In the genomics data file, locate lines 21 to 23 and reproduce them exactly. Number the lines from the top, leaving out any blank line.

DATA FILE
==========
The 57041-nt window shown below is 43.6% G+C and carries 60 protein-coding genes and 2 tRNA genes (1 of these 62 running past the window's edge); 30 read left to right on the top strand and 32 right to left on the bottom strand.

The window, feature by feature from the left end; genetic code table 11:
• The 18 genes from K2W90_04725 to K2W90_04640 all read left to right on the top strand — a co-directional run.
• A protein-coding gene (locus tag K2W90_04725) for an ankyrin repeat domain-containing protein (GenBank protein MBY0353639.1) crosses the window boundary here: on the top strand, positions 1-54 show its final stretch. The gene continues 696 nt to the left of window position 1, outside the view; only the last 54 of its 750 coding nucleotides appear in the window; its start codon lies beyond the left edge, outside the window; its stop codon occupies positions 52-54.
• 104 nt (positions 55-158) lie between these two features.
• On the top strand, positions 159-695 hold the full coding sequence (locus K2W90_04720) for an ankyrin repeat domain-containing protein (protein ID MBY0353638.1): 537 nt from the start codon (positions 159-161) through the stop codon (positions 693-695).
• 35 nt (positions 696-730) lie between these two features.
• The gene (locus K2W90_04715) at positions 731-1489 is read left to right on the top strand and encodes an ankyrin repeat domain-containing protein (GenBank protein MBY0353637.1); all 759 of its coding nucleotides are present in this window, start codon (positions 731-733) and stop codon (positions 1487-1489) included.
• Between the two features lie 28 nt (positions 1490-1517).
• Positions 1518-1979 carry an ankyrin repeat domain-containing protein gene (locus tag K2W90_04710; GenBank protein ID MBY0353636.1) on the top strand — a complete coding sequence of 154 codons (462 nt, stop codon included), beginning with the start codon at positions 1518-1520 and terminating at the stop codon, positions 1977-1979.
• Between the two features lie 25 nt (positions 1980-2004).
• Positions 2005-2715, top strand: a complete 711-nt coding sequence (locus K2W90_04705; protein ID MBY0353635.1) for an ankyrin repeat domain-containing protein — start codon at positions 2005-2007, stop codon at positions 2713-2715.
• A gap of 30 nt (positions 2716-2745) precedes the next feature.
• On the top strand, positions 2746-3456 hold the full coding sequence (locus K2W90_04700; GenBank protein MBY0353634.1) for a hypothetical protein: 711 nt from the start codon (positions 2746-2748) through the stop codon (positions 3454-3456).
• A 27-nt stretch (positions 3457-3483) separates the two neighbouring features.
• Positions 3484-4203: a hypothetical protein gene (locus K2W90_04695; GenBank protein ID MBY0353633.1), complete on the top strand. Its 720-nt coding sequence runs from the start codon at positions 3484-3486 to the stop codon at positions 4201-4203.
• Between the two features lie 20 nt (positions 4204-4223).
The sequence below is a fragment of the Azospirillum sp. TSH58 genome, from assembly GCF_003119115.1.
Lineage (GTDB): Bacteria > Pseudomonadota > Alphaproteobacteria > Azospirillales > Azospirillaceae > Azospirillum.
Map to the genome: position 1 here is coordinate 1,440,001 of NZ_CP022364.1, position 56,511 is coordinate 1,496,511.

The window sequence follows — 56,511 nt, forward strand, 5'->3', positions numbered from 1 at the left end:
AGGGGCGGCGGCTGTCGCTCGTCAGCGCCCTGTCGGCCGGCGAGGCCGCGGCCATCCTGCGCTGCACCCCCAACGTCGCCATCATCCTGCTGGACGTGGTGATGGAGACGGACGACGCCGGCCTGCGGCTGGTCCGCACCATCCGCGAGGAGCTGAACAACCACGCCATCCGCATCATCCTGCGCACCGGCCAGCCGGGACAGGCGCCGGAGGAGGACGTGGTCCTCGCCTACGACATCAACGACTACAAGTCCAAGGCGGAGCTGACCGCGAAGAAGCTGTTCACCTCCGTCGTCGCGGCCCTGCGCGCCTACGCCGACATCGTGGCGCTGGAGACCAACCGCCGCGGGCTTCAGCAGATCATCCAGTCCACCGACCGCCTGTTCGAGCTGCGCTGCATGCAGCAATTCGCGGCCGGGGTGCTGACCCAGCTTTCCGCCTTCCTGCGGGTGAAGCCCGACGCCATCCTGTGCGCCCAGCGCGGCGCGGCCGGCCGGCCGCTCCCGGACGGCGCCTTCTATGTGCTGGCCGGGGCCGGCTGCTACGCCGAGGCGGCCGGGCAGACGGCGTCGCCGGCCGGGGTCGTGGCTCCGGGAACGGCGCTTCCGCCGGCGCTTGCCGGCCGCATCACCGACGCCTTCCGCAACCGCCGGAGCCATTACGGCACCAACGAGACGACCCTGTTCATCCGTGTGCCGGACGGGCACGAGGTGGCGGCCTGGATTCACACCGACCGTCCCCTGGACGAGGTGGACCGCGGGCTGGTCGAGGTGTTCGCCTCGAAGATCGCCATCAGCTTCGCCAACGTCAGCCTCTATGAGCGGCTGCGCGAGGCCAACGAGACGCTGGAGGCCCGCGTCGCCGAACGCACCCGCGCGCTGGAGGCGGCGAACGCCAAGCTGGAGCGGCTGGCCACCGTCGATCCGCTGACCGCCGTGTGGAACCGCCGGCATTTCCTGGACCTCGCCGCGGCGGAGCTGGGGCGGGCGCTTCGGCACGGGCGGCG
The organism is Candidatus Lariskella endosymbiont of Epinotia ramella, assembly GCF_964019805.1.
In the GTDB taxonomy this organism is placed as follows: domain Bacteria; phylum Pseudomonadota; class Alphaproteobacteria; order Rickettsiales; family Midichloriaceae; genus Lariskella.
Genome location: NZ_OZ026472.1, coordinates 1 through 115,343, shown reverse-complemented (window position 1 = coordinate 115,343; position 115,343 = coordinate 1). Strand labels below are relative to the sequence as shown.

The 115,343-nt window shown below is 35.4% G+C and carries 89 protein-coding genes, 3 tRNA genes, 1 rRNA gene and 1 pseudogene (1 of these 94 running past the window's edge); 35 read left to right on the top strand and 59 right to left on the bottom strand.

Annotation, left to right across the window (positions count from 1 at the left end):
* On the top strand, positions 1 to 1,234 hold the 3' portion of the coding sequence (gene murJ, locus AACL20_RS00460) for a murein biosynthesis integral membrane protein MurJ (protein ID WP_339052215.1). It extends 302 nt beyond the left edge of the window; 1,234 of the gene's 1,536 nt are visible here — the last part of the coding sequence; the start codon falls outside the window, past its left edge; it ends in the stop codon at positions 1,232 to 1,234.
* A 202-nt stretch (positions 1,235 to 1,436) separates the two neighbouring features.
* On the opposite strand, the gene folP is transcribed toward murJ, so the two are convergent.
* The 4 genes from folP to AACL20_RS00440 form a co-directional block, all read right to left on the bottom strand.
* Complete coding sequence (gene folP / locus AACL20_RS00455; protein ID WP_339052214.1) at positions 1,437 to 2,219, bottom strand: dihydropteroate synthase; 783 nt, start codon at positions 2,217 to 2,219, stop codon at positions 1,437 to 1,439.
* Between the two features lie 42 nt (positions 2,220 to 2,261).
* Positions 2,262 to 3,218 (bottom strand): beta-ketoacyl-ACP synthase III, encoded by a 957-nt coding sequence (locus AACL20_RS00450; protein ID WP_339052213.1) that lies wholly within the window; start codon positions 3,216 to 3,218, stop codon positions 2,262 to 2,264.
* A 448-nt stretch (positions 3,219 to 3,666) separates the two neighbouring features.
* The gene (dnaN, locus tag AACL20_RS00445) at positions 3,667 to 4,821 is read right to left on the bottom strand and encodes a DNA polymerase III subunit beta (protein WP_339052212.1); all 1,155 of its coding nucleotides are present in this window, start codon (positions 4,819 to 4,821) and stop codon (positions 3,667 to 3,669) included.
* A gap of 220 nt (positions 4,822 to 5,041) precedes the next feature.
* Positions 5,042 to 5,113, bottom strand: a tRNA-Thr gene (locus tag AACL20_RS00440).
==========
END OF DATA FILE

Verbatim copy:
The window sequence follows — 56,511 nt, forward strand, 5'->3', positions numbered from 1 at the left end:
AGGGGCGGCGGCTGTCGCTCGTCAGCGCCCTGTCGGCCGGCGAGGCCGCGGCCATCCTGCGCTGCACCCCCAACGTCGCCATCATCCTGCTGGACGTGGTGATGGAGACGGACGACGCCGGCCTGCGGCTGGTCCGCACCATCCGCGAGGAGCTGAACAACCACGCCATCCGCATCATCCTGCGCACCGGCCAGCCGGGACAGGCGCCGGAGGAGGACGTGGTCCTCGCCTACGACATCAACGACTACAAGTCCAAGGCGGAGCTGACCGCGAAGAAGCTGTTCACCTCCGTCGTCGCGGCCCTGCGCGCCTACGCCGACATCGTGGCGCTGGAGACCAACCGCCGCGGGCTTCAGCAGATCATCCAGTCCACCGACCGCCTGTTCGAGCTGCGCTGCATGCAGCAATTCGCGGCCGGGGTGCTGACCCAGCTTTCCGCCTTCCTGCGGGTGAAGCCCGACGCCATCCTGTGCGCCCAGCGCGGCGCGGCCGGCCGGCCGCTCCCGGACGGCGCCTTCTATGTGCTGGCCGGGGCCGGCTGCTACGCCGAGGCGGCCGGGCAGACGGCGTCGCCGGCCGGGGTCGTGGCTCCGGGAACGGCGCTTCCGCCGGCGCTTGCCGGCCGCATCACCGACGCCTTCCGCAACCGCCGGAGCCATTACGGCACCAACGAGACGACCCTGTTCATCCGTGTGCCGGACGGGCACGAGGTGGCGGCCTGGATTCACACCGACCGTCCCCTGGACGAGGTGGACCGCGGGCTGGTCGAGGTGTTCGCCTCGAAGATCGCCATCAGCTTCGCCAACGTCAGCCTCTATGAGCGGCTGCGCGAGGCCAACGAGACGCTGGAGGCCCGCGTCGCCGAACGCACCCGCGCGCTGGAGGCGGCGAACGCCAAGCTGGAGCGGCTGGCCACCGTCGATCCGCTGACCGCCGTGTGGAACCGCCGGCATTTCCTGGACCTCGCCGCGGCGGAGCTGGGGCGGGCGCTTCGGCACGGGCGGCG
The organism is Candidatus Lariskella endosymbiont of Epinotia ramella, assembly GCF_964019805.1.